>You arrive for the call on the set in the morning your attitude is positive and your attire flawlessly casual. Yet within fifteen minutes people are glancing uneasily in your direction Others are engaged in hushed, intense conversation with an occasional gesticulation implicating you as the subject of discussion. You look for your assistant but he is talking animatedly with the production manager. Something is wrong, but what could it possibly be? Your concern turns to consternation and your consternation to fear and extreme anxiety . Somehow you have blown it
>Nothing strikes fear into the hearts of the producer and director quite as much as the arrival of brand new equipment on the set, especially when accompanied by an owner/operator. The implications are obvious it is therefore incumbent upon the operator to alleviate these fears - indeed to allow no possibility for them to incubate.
>Look at your equipment; look at your cases. What would you think as producer if they arrived on your set? See the large case that houses the vest, arm, and batteries? Dump it: it's ridiculous. Replace it with some funky old padded bag. If the other cases look new pound the edges with a hammer place small pieces of crumbled gaffers tape on top and bottom, affix a few old travel stickers, tie old baggage tags to the handle. The equipment inside deserves no less attention. With the careful and sensitive use of sand paper, steel wool and the common file it is possible to make the vest, arm, and camera platform look like they and you have come through many a trying but triumphant encounter. Look at any rental Steadicam and you will quickly determine scrapes, marks, and wear points occur. Emulate them exactly. But don't overwork the front of the monitor or sled, as it implies an undue amount of contact with foreign objects such as walls, doors, the ground and (God forbid!) the faces of talent.
>The Steadicam gives the operator gives a unique format for self expression - it can actually become the billboard of your personality. All told there are 3.27 square feet of potential advertising space on the Camera Mounting Platform alone all waiting for your personal touch. But be careful The addition of non functional personalizations on your equipment such as decorative emblems, clever sayings, logos from sports, or other technologies could all easily backfire should you actually encounter difficulty with a shot above your current level of skill. Therefore, these additions should be employed in conjunction with (and representative of slightly less than) the actual level ol your experience.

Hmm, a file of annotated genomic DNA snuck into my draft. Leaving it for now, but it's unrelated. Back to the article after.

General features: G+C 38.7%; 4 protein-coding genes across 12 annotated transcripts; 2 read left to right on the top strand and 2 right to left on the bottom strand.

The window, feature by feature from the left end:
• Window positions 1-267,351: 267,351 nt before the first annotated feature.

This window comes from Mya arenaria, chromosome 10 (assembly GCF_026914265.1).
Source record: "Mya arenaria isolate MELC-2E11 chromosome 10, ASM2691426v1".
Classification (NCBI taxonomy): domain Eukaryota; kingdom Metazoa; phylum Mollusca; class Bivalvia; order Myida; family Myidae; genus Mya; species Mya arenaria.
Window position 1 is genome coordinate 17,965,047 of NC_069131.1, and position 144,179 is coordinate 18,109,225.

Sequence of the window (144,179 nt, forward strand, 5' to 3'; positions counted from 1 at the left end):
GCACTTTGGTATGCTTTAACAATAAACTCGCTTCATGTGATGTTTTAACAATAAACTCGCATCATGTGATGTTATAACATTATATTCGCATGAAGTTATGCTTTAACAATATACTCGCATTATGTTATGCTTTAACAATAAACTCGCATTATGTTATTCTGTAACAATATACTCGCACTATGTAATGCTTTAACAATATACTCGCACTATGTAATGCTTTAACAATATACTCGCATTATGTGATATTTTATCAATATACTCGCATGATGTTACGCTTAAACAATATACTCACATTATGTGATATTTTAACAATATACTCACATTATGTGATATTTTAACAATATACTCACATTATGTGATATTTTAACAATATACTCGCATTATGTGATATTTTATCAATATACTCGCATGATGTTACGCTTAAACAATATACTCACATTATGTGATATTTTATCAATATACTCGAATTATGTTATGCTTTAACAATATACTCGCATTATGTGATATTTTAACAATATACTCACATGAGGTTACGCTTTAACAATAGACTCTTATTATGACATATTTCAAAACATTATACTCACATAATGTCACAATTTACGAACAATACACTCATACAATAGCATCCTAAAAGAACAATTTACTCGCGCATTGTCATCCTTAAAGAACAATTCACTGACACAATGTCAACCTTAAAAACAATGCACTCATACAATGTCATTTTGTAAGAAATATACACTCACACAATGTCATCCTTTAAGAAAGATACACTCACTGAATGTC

>All containers for accessories and functional additions should appear well-worn and technically plausible. You can't go wrong with military surplus. In addition, substances from other allied technologies such as aerospace, automotive, boating, and skateboarding all tend to enhance the look of your equipment, provided, of course they are used in moderation.
>Finally, and I know this is a sensitive point for many - if you should happen to be an owner of the Universal #1, you would do well to have a few well chosen rationalizations ready to counter anyone who might be crass enough to bring the point to your attention. Never appear to be on the defensive. Such dirty phrases as "last year's equipment is last year's technician" are not funny even in jest. Remind the offensive pugilist that the Model #1 is actually lighter than the #2; that the #1 is preferable in the low-mode: that the best operators seldom, if ever, change the position of the monitor on the #2, and finally that if he doesn't like it he can go sit on it.
>The first rule of "set up" is to let someone else do everything. Not only will you be saving yourself for the real work later on, but should any technical problem surface, blame will not immediately be cast in your direction.(Always carry a list of assistants on the job). If you are forced into a projected set up time by the production manager, figure how long it will take and triple it. Better to have a little time on your hands then to become a whimpering hysteric. But don't get caught hanging around the honeywagon, coffee machine, extras or stand-ins during "set up time". If you encounter a major technical problem, keep your cool. Remember that unless the equipment has been dropped, the problem is always somewhere in a cable. Don't panic. lf you can't fix it you can always pack up your equipment and split. As a friend of mine say's "Fuck'em if they can't take a joke"